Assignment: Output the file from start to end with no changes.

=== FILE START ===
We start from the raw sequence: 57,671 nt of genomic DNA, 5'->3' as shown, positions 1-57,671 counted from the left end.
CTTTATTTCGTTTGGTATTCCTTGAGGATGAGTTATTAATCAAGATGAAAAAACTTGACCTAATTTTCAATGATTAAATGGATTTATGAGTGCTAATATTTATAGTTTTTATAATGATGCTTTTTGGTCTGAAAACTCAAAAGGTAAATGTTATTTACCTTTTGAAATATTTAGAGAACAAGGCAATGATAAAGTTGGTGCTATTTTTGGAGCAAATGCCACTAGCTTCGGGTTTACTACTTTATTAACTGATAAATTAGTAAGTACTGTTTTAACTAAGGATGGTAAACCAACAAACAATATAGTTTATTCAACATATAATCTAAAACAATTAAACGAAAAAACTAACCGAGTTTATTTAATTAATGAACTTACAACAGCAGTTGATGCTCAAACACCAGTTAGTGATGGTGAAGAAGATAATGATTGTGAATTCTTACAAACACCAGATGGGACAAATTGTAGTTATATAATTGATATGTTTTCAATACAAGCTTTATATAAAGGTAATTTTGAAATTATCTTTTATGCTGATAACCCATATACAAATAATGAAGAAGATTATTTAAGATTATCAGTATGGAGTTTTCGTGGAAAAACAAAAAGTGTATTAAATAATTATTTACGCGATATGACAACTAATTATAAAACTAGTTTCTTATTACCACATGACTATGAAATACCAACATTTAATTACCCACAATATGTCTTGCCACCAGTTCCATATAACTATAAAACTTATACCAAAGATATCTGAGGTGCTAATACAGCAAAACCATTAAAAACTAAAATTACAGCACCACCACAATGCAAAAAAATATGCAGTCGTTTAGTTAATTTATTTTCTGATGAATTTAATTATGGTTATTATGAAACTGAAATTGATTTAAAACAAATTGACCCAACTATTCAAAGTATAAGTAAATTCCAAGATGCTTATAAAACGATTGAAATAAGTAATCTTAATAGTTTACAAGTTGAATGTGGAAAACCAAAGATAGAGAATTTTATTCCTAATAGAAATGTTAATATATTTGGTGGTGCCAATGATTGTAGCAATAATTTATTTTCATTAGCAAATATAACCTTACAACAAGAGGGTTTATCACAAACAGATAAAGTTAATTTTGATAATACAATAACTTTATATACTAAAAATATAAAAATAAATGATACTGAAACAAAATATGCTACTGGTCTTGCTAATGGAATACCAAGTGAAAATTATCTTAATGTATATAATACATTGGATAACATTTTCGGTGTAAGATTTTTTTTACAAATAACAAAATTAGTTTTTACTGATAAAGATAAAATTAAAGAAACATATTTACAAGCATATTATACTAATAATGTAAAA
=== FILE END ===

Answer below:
We start from the raw sequence: 57,671 nt of genomic DNA, 5'->3' as shown, positions 1-57,671 counted from the left end.
CTTTATTTCGTTTGGTATTCCTTGAGGATGAGTTATTAATCAAGATGAAAAAACTTGACCTAATTTTCAATGATTAAATGGATTTATGAGTGCTAATATTTATAGTTTTTATAATGATGCTTTTTGGTCTGAAAACTCAAAAGGTAAATGTTATTTACCTTTTGAAATATTTAGAGAACAAGGCAATGATAAAGTTGGTGCTATTTTTGGAGCAAATGCCACTAGCTTCGGGTTTACTACTTTATTAACTGATAAATTAGTAAGTACTGTTTTAACTAAGGATGGTAAACCAACAAACAATATAGTTTATTCAACATATAATCTAAAACAATTAAACGAAAAAACTAACCGAGTTTATTTAATTAATGAACTTACAACAGCAGTTGATGCTCAAACACCAGTTAGTGATGGTGAAGAAGATAATGATTGTGAATTCTTACAAACACCAGATGGGACAAATTGTAGTTATATAATTGATATGTTTTCAATACAAGCTTTATATAAAGGTAATTTTGAAATTATCTTTTATGCTGATAACCCATATACAAATAATGAAGAAGATTATTTAAGATTATCAGTATGGAGTTTTCGTGGAAAAACAAAAAGTGTATTAAATAATTATTTACGCGATATGACAACTAATTATAAAACTAGTTTCTTATTACCACATGACTATGAAATACCAACATTTAATTACCCACAATATGTCTTGCCACCAGTTCCATATAACTATAAAACTTATACCAAAGATATCTGAGGTGCTAATACAGCAAAACCATTAAAAACTAAAATTACAGCACCACCACAATGCAAAAAAATATGCAGTCGTTTAGTTAATTTATTTTCTGATGAATTTAATTATGGTTATTATGAAACTGAAATTGATTTAAAACAAATTGACCCAACTATTCAAAGTATAAGTAAATTCCAAGATGCTTATAAAACGATTGAAATAAGTAATCTTAATAGTTTACAAGTTGAATGTGGAAAACCAAAGATAGAGAATTTTATTCCTAATAGAAATGTTAATATATTTGGTGGTGCCAATGATTGTAGCAATAATTTATTTTCATTAGCAAATATAACCTTACAACAAGAGGGTTTATCACAAACAGATAAAGTTAATTTTGATAATACAATAACTTTATATACTAAAAATATAAAAATAAATGATACTGAAACAAAATATGCTACTGGTCTTGCTAATGGAATACCAAGTGAAAATTATCTTAATGTATATAATACATTGGATAACATTTTCGGTGTAAGATTTTTTTTACAAATAACAAAATTAGTTTTTACTGATAAAGATAAAATTAAAGAAACATATTTACAAGCATATTATACTAATAATGTAAAA